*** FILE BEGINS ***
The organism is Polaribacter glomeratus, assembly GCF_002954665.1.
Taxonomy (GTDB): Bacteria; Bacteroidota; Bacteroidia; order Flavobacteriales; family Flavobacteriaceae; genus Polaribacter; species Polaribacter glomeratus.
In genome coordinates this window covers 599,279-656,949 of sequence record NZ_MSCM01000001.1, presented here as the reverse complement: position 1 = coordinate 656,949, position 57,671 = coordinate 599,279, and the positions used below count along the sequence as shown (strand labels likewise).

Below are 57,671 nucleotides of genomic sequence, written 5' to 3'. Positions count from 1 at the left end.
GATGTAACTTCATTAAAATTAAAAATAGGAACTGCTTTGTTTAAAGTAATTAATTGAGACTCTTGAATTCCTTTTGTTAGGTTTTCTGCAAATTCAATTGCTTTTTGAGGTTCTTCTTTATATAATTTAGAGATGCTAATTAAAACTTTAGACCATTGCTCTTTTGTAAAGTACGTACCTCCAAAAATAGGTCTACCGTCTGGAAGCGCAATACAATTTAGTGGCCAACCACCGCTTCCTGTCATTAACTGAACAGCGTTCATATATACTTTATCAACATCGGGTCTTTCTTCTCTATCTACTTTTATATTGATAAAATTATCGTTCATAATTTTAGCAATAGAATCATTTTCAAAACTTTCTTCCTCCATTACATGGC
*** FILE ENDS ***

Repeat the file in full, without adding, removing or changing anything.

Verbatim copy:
The organism is Polaribacter glomeratus, assembly GCF_002954665.1.
Taxonomy (GTDB): Bacteria; Bacteroidota; Bacteroidia; order Flavobacteriales; family Flavobacteriaceae; genus Polaribacter; species Polaribacter glomeratus.
In genome coordinates this window covers 599,279-656,949 of sequence record NZ_MSCM01000001.1, presented here as the reverse complement: position 1 = coordinate 656,949, position 57,671 = coordinate 599,279, and the positions used below count along the sequence as shown (strand labels likewise).

Below are 57,671 nucleotides of genomic sequence, written 5' to 3'. Positions count from 1 at the left end.
GATGTAACTTCATTAAAATTAAAAATAGGAACTGCTTTGTTTAAAGTAATTAATTGAGACTCTTGAATTCCTTTTGTTAGGTTTTCTGCAAATTCAATTGCTTTTTGAGGTTCTTCTTTATATAATTTAGAGATGCTAATTAAAACTTTAGACCATTGCTCTTTTGTAAAGTACGTACCTCCAAAAATAGGTCTACCGTCTGGAAGCGCAATACAATTTAGTGGCCAACCACCGCTTCCTGTCATTAACTGAACAGCGTTCATATATACTTTATCAACATCGGGTCTTTCTTCTCTATCTACTTTTATATTGATAAAATTATCGTTCATAATTTTAGCAATAGAATCATTTTCAAAACTTTCTTCCTCCATTACATGGC